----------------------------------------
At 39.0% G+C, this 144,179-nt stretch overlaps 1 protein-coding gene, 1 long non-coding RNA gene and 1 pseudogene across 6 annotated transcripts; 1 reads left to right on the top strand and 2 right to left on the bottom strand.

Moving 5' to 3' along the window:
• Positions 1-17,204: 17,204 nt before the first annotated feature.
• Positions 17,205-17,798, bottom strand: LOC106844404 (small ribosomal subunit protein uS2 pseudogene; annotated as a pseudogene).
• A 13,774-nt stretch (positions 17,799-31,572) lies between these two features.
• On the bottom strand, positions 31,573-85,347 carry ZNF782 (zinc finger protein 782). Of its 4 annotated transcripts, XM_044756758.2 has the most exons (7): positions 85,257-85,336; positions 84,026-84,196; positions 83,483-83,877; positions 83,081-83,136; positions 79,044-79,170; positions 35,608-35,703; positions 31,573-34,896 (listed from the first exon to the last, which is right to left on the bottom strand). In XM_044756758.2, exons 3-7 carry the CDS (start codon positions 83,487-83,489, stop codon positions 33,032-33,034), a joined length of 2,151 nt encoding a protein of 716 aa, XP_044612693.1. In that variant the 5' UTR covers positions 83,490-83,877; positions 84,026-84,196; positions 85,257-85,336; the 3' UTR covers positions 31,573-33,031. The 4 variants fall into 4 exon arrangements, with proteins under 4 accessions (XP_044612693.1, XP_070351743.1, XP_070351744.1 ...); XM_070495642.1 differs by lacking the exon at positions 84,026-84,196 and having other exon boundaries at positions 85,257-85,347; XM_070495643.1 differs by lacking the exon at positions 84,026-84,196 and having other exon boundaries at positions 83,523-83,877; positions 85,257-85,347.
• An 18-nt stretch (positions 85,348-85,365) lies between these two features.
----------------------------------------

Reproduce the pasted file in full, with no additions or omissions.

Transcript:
At 39.0% G+C, this 144,179-nt stretch overlaps 1 protein-coding gene, 1 long non-coding RNA gene and 1 pseudogene across 6 annotated transcripts; 1 reads left to right on the top strand and 2 right to left on the bottom strand.

Moving 5' to 3' along the window:
• Positions 1-17,204: 17,204 nt before the first annotated feature.
• Positions 17,205-17,798, bottom strand: LOC106844404 (small ribosomal subunit protein uS2 pseudogene; annotated as a pseudogene).
• A 13,774-nt stretch (positions 17,799-31,572) lies between these two features.
• On the bottom strand, positions 31,573-85,347 carry ZNF782 (zinc finger protein 782). Of its 4 annotated transcripts, XM_044756758.2 has the most exons (7): positions 85,257-85,336; positions 84,026-84,196; positions 83,483-83,877; positions 83,081-83,136; positions 79,044-79,170; positions 35,608-35,703; positions 31,573-34,896 (listed from the first exon to the last, which is right to left on the bottom strand). In XM_044756758.2, exons 3-7 carry the CDS (start codon positions 83,487-83,489, stop codon positions 33,032-33,034), a joined length of 2,151 nt encoding a protein of 716 aa, XP_044612693.1. In that variant the 5' UTR covers positions 83,490-83,877; positions 84,026-84,196; positions 85,257-85,336; the 3' UTR covers positions 31,573-33,031. The 4 variants fall into 4 exon arrangements, with proteins under 4 accessions (XP_044612693.1, XP_070351743.1, XP_070351744.1 ...); XM_070495642.1 differs by lacking the exon at positions 84,026-84,196 and having other exon boundaries at positions 85,257-85,347; XM_070495643.1 differs by lacking the exon at positions 84,026-84,196 and having other exon boundaries at positions 83,523-83,877; positions 85,257-85,347.
• An 18-nt stretch (positions 85,348-85,365) lies between these two features.